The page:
And Church groups are once again planning -- through legal means -- to hinder the RH law from being implemented.
What advice would you give these Church groups that are hell bent on preventing the implementation of the RH law, your Holiness?
5. Do you have guidelines for the clergy when they prepare their homilies? And what to you is an ideal homily?
A priest declared from the pulpit that a child conceived out of wedlock is bound for hell; and baptism as well as marriage would not -- and could not -- redeem that child.
Do ideas such as these have a basis in the Church’s teachings? Would priests who give such homilies learn from your example when, in September this year, you married 20 couples? Some had been living together -- what traditionalists and fundamentalists would call “living in sin” -- and some already had children.
6. Your Holiness, do you have any message for our 2.2 million overseas contract workers in Saudi Arabia, Singapore, UAE, Qatar, Hong Kong and other countries? They work in these countries, not by choice but because they have to. You can imagine what they have to go through – the separations, the risks they are exposed to and their vulnerabilities.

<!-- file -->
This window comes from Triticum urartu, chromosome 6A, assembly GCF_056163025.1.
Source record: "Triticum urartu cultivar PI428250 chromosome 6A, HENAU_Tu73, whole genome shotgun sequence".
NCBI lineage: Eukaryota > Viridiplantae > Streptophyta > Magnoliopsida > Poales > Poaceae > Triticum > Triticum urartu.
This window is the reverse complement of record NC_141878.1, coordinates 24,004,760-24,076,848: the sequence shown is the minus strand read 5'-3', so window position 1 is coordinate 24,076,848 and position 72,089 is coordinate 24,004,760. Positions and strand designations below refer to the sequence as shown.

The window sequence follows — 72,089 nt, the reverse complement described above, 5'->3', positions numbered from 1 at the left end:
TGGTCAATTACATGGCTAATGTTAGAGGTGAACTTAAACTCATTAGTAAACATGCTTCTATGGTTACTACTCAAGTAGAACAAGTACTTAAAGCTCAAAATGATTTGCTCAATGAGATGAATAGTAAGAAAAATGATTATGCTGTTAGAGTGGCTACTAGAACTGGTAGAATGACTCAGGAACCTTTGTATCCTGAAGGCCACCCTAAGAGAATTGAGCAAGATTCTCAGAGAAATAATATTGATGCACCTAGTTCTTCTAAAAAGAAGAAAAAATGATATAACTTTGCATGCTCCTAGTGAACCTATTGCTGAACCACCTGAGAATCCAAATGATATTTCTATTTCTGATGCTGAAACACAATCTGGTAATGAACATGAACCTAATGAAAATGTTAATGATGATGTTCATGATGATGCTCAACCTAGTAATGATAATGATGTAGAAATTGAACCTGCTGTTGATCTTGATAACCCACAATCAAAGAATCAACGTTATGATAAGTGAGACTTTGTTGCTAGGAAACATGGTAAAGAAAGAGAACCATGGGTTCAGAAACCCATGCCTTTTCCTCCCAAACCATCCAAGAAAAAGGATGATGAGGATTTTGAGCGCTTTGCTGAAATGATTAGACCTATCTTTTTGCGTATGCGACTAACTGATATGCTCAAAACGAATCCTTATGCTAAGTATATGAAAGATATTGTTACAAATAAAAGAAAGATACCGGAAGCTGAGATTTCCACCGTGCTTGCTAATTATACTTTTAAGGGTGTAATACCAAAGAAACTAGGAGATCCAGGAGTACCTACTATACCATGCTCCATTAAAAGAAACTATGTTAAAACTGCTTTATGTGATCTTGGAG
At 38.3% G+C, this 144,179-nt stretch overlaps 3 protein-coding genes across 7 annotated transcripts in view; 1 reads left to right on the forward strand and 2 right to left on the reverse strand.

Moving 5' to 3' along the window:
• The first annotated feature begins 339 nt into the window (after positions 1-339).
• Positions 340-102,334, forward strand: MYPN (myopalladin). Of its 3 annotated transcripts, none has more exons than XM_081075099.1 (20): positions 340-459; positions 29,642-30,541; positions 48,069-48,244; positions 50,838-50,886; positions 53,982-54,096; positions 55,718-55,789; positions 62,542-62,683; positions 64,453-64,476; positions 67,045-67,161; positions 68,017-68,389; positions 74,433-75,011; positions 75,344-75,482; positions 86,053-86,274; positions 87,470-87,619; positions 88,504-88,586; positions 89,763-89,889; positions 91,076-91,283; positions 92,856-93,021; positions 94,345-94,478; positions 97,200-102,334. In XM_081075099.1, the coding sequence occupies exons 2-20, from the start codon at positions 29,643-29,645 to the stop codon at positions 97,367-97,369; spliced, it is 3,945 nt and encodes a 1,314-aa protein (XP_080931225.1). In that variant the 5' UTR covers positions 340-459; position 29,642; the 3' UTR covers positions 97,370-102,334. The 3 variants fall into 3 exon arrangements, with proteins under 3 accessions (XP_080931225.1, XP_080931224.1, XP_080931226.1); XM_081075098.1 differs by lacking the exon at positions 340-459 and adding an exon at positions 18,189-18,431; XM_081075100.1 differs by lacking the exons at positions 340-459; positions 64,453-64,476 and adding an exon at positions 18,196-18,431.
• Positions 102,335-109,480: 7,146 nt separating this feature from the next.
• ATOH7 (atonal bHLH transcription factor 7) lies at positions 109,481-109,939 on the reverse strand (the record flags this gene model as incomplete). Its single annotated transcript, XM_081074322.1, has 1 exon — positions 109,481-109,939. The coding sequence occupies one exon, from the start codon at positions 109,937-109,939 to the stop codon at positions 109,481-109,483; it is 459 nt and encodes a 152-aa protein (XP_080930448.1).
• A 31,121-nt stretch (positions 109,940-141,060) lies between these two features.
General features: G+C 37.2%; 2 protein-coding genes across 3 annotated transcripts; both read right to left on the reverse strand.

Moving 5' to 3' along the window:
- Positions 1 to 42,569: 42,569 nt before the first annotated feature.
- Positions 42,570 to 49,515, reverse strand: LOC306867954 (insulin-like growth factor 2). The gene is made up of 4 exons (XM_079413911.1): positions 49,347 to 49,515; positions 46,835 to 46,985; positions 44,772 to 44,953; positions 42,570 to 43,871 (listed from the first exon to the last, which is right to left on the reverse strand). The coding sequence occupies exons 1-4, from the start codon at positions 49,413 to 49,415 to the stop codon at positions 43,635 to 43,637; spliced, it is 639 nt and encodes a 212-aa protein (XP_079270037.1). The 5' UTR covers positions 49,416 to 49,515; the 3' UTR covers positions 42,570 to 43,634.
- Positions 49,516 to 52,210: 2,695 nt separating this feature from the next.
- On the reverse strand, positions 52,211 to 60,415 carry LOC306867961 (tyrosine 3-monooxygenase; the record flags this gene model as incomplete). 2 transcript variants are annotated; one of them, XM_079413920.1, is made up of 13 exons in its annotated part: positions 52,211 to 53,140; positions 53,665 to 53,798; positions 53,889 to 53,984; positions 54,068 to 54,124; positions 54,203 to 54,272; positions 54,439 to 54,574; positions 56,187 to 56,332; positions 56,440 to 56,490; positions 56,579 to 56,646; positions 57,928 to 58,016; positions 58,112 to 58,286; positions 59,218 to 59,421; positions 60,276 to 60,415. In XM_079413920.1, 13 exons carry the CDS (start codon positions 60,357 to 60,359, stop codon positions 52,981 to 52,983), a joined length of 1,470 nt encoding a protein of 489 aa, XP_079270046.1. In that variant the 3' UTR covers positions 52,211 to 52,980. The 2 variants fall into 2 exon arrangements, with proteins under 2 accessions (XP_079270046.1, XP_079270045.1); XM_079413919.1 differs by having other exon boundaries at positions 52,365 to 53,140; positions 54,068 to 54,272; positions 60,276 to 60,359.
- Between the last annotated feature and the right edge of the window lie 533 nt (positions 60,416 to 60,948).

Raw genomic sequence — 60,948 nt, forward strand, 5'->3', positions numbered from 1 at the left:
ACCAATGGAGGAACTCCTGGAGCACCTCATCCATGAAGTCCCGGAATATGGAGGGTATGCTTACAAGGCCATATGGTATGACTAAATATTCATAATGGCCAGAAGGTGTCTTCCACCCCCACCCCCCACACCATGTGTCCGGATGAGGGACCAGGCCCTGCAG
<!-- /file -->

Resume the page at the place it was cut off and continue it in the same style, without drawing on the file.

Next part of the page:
Your Holiness, as of now, I have no more questions for you.
I do not believe in the members of the clergy, but I like you. Since you assumed the papacy, almost every word you say, every move you do has become like infusions of fresh, fragrant herbs. Exhilarating. Phenomenally inspiring. I know that your visit will leave a waft of that refreshing fragrance that your words and acts exude. And I hope that our religious and political leaders will get suffused with it.
Marilen J. Danguilan, a medical doctor, is the author of Making Choices in Good Faith: A Challenge to the Catholic Church’s Teachings on Sexuality and Contraception and Women in Brackets: A Chronicle of Vatican Power and Control.
More articles from Marilen J. Danguilan:
Birth Control Now Law, Church Fighting Mad
January 1, 2013
Marilen J. Danguilan examines the breakthrough legislation.
Sex And The Senate
January 8, 2013
Marilen J. Danguilan discusses the Senate debate on whether sex should be "satisfying."
Tips For Returning Expats
May 1, 2013
How to make it easy on yourself if you’re coming home to Manila for good, or for a while anyway.